"If you go to Tensta or Rinkeby, and you ask the young guys out there in their 20s if they've ever read a book, they will say, 'Yeah, two books. One is a book by Jens Lapidus and the other is Zlatan.'," he explains, referencing the autobiography of Swedish football star Zlatan Ibrahimovic.

"Those are the books these guys read and they love them; it's their story."

While class divisions and underworld violence may seem at odds with many people's view of Sweden as a harmonious, safe country bound by social democratic ideals, Lapidus believes that picture of Sweden is outdated.

"That image was set in the 60s and early 70s... everyone was a part of this grand welfare family," he explains.

"Before, we didn't have gangs, we didn't have the the Hells Angels, the Russians, the prison gangs, but now we do and they've been here 15, maybe 20 years."

As Lapidus sees it, crime in Sweden has become worse in the last two decades as organized criminal "syndicates" have made crime more "systematic".

"That being said, however, Sweden is still a comparatively safe place to live," he says, but adds that elements of the criminal underworld touch people's lives more than they might think.

"If you go to any pub in Stockholm with a wardrobe or a coat check, you will be involved," he says.

While Lapidus considers his "Stockholm noir" trilogy distinct from Stieg Larsson's wildly popular "Millennium" trilogy, he's quick to admit that the seemingly boundless success of the late Swedish author's books has "opened a few doors" .

"But it's sort of a blessing and curse. Of course, I'm now riding this wave of interest in Scandinavian crime literature," he says.

"But on the other hand I'm very different from Stieg Larsson."

Looking ahead, Lapidus hopes he can continue to strike a balance between being a defence attorney and a fiction writer – not to mention a husband and father.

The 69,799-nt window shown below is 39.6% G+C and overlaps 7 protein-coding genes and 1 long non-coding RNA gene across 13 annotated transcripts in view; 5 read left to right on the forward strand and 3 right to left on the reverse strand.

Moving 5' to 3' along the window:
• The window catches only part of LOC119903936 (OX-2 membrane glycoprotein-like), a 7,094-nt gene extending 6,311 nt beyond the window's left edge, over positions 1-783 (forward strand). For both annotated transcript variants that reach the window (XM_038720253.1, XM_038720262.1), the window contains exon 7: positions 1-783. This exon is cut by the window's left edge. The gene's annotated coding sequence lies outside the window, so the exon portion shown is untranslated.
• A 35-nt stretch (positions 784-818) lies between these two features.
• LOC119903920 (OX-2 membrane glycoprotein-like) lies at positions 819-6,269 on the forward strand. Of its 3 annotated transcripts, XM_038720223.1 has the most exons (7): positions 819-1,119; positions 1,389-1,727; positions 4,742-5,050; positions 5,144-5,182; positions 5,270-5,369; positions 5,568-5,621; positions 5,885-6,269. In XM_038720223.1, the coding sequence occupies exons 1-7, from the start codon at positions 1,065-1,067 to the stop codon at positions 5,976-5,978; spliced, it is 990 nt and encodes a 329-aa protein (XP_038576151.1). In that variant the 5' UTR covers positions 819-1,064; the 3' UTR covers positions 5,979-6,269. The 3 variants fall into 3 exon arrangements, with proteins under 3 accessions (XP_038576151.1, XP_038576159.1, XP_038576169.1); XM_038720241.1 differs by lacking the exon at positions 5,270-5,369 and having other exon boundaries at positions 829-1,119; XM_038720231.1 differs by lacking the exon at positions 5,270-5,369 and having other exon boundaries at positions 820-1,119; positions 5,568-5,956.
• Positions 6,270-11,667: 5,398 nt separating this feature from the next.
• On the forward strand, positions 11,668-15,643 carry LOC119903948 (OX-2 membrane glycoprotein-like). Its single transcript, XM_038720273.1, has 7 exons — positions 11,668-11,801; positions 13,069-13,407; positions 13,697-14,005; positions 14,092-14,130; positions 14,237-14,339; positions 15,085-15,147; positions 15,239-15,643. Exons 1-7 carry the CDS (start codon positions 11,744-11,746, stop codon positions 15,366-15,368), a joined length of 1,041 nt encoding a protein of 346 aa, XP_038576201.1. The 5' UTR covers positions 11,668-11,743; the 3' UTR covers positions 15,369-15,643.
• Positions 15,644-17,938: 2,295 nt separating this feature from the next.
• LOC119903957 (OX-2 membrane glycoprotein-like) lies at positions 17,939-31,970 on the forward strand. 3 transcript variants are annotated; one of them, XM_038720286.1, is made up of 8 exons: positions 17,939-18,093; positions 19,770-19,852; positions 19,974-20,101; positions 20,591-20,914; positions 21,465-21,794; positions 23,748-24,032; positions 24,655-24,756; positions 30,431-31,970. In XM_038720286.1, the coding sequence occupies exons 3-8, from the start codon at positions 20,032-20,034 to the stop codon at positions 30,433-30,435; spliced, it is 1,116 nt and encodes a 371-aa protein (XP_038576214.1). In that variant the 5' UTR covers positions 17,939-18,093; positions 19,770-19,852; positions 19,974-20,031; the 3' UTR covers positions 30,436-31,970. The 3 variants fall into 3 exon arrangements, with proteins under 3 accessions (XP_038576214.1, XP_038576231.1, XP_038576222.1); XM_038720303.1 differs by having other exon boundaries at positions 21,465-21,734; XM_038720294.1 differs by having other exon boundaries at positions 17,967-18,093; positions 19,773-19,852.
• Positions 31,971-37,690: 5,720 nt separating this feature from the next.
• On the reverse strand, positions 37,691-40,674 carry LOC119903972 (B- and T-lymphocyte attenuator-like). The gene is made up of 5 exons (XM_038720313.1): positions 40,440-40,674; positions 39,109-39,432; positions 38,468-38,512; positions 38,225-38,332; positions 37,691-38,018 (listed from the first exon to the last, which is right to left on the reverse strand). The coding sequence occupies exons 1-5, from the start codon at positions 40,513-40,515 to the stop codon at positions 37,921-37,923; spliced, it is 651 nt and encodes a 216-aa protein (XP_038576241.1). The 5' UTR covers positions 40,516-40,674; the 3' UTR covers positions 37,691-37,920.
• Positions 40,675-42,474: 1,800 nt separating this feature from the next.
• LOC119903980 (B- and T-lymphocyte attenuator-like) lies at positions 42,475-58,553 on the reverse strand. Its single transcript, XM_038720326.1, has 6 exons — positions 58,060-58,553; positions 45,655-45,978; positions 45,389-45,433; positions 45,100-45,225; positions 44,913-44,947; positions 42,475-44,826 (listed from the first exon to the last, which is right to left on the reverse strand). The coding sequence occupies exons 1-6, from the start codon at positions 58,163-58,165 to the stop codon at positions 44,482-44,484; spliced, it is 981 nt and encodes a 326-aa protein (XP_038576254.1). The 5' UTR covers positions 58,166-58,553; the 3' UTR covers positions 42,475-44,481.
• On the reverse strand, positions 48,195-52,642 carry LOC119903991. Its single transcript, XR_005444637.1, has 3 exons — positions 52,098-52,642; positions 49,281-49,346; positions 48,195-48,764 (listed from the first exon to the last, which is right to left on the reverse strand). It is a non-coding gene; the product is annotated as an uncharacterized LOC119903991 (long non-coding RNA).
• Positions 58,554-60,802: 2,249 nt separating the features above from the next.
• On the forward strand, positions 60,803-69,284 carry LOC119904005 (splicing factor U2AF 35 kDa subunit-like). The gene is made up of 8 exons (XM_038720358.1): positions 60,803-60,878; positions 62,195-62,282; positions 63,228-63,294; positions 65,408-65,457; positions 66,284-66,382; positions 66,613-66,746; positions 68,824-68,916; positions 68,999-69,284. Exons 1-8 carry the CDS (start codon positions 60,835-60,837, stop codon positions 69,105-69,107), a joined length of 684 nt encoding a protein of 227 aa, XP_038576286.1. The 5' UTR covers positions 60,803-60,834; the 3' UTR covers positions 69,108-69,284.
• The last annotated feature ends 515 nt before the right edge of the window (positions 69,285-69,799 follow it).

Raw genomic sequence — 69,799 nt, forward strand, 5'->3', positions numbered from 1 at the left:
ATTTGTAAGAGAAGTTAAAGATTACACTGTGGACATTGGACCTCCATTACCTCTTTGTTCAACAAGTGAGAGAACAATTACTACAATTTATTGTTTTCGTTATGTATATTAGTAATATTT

"Financially, I'd be much better off if I quit my job as a lawyer because then I could maybe write a book a year," he says.

"But I'm not going to change my life just because my books are selling really well. I like my job...I also would go crazy if I would sit and write all day. I like to have structure and I get a lot of inspiration from working as a lawyer."

Other projects he's considering include writing a Swedish courtroom drama for television along the lines of "Law & Order".

"I've been seriously contemplating writing something along the lines of a John Grisham novel or something for TV," he says.

"But I haven't yet because all of my colleagues would think I'm writing about them."

So far, Lapidus remains modest in the wake of his success.

"I'm a pretty boring guy," he says sheepishly, adding however, that he wouldn't rule out living in the United States for a time if he books achieve success there on par with how they did in Sweden.

But at the end of the day, his home – and his heart—are firmly rooted in Stockholm, the city which, is in many ways, is as important as any character in the books that helped redefine perceptions of his hometown and what it means to be a Swedish crime writer.